In the approx 3 mos that he's been gone. Off playing house with another female and her multiple children, he has seen our daughter 4-5 times, for 3-5 hrs at a time. In which I have gave him several opportunities to take her and visit with her, and he always has an excuse as to why he could not get her that day. Or he would just simply be a no call, no show. Also in almost 3 months he has only given me money to support her once of $100. Which is half of the cost of all her needs for a week. She is only 1 yr and 5 mos. old. Plus he has been unfaithful throughout our entire 2 year marriage. He was also our sole income, and I am a stay at home mother. Which now had to turn to parents for help. He dosen't know how to physically pay attention to his kids. His kids get into anything..he don't kno
Thank you for providing a lot of details about your case. I can provide you with some simple information which does not need to delve further into the details of your specific case. After a child is born, each parent has the right to have the child with him or her 24 hours a day/7 days a week. Those rights exist automatically for a parent without any court order. A court order that sets forth a custody schedule, therefore, limits a parents time to whatever is in the Order. If there is no custody order in your case, you have the right to have your daughter with you. He also has that same exact right. Until a custody order is entered, you and he are playing a game of trust. You are trusting that, if you let him spend time with your daughter, he will return her to you. He is trusting that you will turn over custody so that he can spend time with her. You can choose to wait until the court enters a custody order; however, sometimes the court does not look kindly on a parent who refuses to allow the other parent any custodial time. One of the factors that the Court must consider in a custody case is "which party is more likely to encourage and permit frequent and continuing contact between the child and another party." You should consult with an attorney in your county who can better access what is likely to happen in your custody case.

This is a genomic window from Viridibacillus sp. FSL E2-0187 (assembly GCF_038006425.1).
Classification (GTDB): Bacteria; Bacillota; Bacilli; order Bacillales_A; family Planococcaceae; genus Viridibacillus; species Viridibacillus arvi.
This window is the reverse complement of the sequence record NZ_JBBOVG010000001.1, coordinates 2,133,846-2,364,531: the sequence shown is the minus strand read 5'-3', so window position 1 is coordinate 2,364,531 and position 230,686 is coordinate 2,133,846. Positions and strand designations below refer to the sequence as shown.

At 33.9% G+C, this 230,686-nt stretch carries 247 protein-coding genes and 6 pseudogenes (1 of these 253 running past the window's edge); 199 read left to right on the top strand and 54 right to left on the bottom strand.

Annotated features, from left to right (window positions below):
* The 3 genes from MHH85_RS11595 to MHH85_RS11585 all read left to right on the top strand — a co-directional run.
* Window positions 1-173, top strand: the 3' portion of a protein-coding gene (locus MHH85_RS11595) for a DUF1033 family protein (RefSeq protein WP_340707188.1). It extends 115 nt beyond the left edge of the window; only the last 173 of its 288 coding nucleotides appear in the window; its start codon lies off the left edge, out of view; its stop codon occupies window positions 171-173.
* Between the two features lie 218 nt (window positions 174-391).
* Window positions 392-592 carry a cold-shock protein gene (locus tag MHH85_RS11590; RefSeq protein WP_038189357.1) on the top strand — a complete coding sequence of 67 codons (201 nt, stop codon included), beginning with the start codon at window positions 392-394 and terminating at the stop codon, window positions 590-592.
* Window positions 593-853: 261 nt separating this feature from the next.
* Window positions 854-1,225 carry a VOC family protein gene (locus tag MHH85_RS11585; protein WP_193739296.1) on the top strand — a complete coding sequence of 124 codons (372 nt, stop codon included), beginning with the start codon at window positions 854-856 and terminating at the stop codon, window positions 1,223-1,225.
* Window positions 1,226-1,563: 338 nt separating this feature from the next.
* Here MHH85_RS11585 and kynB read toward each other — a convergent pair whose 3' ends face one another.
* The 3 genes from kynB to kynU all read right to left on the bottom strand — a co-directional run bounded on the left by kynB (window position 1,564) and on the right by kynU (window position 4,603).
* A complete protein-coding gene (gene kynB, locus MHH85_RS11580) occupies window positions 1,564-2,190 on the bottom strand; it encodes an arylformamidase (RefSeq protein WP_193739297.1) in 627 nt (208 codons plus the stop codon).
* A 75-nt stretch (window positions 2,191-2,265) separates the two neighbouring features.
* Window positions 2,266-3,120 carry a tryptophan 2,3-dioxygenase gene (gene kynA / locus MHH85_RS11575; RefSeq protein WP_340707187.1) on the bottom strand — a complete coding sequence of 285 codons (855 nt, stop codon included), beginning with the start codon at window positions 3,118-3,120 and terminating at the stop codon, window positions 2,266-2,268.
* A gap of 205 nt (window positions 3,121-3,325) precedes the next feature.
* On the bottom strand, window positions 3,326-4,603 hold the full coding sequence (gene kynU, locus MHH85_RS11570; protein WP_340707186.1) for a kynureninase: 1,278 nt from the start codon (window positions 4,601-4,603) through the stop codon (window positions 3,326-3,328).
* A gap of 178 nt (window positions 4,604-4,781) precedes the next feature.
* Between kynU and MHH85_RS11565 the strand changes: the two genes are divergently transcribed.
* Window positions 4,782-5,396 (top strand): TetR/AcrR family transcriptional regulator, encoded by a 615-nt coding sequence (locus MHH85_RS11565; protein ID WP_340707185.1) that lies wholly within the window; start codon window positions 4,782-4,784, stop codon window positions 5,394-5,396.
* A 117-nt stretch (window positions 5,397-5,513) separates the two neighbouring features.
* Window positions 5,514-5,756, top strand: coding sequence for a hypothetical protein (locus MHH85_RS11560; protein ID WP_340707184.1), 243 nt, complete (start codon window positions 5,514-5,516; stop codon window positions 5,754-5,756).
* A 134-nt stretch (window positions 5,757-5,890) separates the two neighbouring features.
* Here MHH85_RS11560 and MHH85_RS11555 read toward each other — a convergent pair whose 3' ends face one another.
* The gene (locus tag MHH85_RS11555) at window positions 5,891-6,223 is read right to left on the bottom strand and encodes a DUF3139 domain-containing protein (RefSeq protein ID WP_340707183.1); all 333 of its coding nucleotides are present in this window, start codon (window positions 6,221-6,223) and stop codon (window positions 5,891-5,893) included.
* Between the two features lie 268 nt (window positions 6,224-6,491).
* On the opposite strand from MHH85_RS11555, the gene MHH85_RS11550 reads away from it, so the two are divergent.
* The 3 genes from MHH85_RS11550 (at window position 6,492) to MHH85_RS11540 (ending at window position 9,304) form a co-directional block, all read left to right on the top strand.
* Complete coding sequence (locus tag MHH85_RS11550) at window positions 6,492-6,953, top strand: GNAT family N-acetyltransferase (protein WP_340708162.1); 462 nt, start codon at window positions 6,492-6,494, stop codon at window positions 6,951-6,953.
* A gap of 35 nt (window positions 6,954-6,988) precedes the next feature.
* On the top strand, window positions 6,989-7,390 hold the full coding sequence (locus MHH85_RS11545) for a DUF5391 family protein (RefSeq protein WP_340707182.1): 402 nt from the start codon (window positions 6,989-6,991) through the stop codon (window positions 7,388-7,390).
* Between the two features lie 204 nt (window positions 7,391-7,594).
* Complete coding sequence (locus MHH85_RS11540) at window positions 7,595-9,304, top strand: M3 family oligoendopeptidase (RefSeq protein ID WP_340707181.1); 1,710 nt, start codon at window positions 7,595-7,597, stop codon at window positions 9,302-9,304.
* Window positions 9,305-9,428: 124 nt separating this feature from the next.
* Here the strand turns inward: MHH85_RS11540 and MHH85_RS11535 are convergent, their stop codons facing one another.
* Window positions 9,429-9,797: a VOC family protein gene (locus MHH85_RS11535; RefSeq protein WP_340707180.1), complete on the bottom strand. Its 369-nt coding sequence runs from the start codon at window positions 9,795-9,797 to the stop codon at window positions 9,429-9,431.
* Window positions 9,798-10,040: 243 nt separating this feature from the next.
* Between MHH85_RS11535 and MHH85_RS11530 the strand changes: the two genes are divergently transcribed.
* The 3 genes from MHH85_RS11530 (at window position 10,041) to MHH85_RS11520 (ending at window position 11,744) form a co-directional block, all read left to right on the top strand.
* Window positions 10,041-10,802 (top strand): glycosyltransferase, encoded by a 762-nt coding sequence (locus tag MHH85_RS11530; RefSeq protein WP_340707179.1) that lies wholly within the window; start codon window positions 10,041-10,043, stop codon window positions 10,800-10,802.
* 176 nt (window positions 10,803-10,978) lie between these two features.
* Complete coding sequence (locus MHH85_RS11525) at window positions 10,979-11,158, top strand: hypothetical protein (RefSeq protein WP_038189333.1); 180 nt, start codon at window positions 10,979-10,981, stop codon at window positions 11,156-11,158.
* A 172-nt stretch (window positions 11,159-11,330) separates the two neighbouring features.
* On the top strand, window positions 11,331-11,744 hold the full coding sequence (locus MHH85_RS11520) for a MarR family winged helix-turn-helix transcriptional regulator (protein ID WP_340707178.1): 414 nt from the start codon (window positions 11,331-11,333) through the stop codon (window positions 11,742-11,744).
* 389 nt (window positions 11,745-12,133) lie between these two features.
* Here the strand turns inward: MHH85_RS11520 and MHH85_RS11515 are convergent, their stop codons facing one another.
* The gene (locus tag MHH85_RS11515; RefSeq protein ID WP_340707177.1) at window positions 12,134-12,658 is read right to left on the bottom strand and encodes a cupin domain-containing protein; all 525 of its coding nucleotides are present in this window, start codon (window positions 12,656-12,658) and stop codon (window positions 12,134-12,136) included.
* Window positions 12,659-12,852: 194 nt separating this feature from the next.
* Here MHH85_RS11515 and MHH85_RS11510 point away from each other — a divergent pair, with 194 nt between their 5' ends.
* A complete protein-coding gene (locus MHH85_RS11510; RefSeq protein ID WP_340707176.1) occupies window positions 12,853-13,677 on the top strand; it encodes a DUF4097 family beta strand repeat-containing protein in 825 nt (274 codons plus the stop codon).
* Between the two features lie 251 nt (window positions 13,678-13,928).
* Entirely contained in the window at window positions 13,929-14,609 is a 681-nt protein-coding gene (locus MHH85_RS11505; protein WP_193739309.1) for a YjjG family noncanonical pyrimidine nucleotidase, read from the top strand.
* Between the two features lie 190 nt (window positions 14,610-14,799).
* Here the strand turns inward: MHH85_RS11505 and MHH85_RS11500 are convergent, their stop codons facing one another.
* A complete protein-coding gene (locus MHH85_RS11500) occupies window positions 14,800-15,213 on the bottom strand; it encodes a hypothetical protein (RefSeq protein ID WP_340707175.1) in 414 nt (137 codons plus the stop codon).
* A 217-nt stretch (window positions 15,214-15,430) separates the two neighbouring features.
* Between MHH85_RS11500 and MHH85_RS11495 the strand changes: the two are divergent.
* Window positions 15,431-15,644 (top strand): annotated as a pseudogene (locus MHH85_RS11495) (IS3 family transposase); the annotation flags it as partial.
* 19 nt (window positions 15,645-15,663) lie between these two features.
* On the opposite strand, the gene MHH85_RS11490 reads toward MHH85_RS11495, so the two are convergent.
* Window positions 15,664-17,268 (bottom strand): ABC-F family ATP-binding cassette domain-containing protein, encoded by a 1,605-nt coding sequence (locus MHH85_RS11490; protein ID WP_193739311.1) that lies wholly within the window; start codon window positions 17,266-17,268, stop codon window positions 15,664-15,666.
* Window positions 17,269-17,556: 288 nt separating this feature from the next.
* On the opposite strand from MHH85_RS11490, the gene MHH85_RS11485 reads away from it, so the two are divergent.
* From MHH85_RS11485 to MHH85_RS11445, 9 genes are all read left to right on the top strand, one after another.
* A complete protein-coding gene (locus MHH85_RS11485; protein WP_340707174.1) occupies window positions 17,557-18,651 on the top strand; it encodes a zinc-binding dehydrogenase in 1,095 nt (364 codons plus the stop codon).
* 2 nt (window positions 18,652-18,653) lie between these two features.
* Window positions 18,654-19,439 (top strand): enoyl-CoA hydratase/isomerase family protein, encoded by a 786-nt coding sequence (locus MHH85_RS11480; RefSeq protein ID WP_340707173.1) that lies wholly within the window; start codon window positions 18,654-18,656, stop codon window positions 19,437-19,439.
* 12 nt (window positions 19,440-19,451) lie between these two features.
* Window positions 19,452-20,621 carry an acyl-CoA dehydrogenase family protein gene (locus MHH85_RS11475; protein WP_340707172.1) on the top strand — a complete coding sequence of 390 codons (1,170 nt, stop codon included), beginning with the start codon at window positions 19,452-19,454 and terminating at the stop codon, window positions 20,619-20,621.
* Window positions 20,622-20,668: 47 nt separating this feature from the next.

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You should consult with an experienced family lawyer in your jurisdiction who can listen to all of the facts in your situation and give you specific legal advice. In general, it sounds as if you should file to obtain primary physical custody and file a complaint for child support.
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